You may have already heard about the remarkable Dr. Randy Pausch and his "Last Lecture" presentation. Randy, a professor at the prestigious Carnegie Mellon University in the USA, was diagnosed with terminal cancer of the pancreas in the summer of 2006. In August of 2007, Randy was told by the doctors that he had 3-6 months of healthy living left. A month after Randy was given just 3-6 months to live, he delivered an inspiring presentation at his university, a presentation that has touched millions of people around the world. His presentation is a remarkable contribution.To get some background on Randy's story and lecture watch this short video promo below from an ABC special on the "Last Lecture."
Below is the original presentation that Randy did called "The Last Lecture." It's 76 minutes long, but try and set some time aside to watch it this weekend. (Randy wrote a book as well called The Last Lecture along with Jeffrey Zaslow).
How do we inspire others?
Inspiration matters. A lot. Both our own inspiration and the inspiration we instill in others. Randy Pausch's presentations are great, and his words inspiring. But inspiration does not come from mere words, it comes from actions and behaviors. Words matter and words and speeches inspire and stories can change the world. However, it's not only the stories we tell, it's really about the stories we live. It's not about platitudes and wishful thinking, it's about this moment and about you and me taking the chance to reveal who and what we are and why it matters. Our daily life is our story, the actions and the behaviors of our everyday life is the story that can truly inspire others far beyond the ephemeral influence of a single presentation. Randy is a wonderful example of a man whose life is the story, whose life is the message.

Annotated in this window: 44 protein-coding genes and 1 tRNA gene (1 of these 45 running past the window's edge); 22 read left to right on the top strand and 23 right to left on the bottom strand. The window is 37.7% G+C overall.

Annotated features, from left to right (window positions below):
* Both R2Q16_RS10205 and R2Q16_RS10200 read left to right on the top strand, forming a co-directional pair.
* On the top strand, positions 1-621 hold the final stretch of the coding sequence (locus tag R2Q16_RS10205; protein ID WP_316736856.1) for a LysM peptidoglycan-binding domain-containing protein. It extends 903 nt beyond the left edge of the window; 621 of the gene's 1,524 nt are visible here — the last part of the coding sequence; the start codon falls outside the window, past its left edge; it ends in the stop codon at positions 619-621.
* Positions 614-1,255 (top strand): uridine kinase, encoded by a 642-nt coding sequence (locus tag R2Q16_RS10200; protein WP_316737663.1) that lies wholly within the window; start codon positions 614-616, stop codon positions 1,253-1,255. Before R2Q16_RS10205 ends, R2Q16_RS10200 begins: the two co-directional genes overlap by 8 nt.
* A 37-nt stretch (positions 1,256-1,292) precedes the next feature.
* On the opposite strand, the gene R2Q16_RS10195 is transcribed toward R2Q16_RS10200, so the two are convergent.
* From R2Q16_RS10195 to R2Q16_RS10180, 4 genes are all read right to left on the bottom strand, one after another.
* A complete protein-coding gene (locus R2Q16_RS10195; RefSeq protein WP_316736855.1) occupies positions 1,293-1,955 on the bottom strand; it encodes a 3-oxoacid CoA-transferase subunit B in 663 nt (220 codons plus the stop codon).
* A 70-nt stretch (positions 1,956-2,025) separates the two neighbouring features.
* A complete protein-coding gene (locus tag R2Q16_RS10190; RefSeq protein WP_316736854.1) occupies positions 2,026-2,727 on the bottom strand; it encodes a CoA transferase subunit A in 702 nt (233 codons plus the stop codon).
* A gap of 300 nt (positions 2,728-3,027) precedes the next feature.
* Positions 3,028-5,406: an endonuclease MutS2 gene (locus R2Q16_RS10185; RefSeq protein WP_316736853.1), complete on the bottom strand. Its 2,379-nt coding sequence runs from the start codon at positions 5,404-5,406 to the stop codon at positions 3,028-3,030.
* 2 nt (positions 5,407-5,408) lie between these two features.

Keeping the channel open
We are our stories — though thanks in large part to our education and habits — we have learned to doubt our stories and edit them; we have learned to doubt ourselves. This is the greatest shame of all. Randy reminds us that we can choose to live the life —and tell the story — that is truly within us. Randy's life story is perhaps a reminder to you: What's holding you back? We may each just be a blip on the continuum, but we matter while we're here, so why not make a difference? Why not make a big difference? This is my takeaway from Randy's amazing presentations. And this reminds me of a wonderful Martha Graham quote that was featured in The Art of Possibility:Transforming Professional and Personal Life by Rosamund Stone Zander and Benjamin Zander. I made the Keynote slide below with the quote and use it occasionally; in hangs on my wall next to my desk as a reminder to "keep the channel open." (Click for the full size.)
“There is a vitality, a life force, an energy, a quickening that is translated through you into action, and because there is only one of you in all of time, this expression is unique. And if you block it, it will never exist through any other medium and it will be lost. The world will not have it. It is not your business to determine how good it is nor how valuable nor how it compares with other expressions. It is your business to keep it yours clearly and directly, to keep the channel open.”
— Martha Graham
Your approach to today
About four years ago I read Zen Guitar by Philip Toshio Sudo. I loved it and quoted Philip a few times in my presentations. Then about a year later I found his website and started reading every word about his battle with cancer. I was at that time shocked and sadden to read that Philip had already passed on June 9, 2002 at age 42. Philip too was an inspiration to me, though we never met. Throughout his ordeal his message was clear: this is the moment, this is the day—we must live every moment as we live our life.The slide below features a quote from Philip's website. This quote is a take on the Japanese expression of ichi-nichi issho (within each day is a lifetime) that fits well with Randy's message as well.
• Randy's website including day-to-day updates from Randy
• Last Lecture page on the ABC News website